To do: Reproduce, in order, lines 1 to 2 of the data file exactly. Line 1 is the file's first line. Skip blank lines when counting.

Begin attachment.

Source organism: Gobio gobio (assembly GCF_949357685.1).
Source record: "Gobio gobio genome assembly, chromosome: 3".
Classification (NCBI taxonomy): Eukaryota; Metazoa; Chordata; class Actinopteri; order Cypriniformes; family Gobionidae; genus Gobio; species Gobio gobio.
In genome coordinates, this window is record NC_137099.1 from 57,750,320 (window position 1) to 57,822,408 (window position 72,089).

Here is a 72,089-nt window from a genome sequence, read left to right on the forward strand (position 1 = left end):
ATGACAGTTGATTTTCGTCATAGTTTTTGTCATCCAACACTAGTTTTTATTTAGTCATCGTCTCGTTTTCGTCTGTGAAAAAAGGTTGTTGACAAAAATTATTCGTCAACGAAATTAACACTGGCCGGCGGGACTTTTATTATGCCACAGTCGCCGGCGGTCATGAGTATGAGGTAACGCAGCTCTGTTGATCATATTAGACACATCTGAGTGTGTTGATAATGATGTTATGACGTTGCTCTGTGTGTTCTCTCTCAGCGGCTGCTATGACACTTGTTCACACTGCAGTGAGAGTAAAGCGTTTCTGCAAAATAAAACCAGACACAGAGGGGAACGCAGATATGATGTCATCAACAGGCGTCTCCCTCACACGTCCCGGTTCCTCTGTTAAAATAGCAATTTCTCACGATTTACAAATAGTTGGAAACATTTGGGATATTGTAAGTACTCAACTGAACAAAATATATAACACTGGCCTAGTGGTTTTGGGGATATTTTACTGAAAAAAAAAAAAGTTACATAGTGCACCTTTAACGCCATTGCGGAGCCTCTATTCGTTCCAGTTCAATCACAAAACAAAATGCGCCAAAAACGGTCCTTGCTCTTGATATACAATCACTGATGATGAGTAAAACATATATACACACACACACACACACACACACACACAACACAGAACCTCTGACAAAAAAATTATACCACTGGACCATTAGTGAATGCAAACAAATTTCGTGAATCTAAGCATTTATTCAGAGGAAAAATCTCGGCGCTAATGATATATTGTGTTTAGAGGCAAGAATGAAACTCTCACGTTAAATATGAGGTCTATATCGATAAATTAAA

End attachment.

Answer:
Source organism: Gobio gobio (assembly GCF_949357685.1).
Source record: "Gobio gobio genome assembly, chromosome: 3".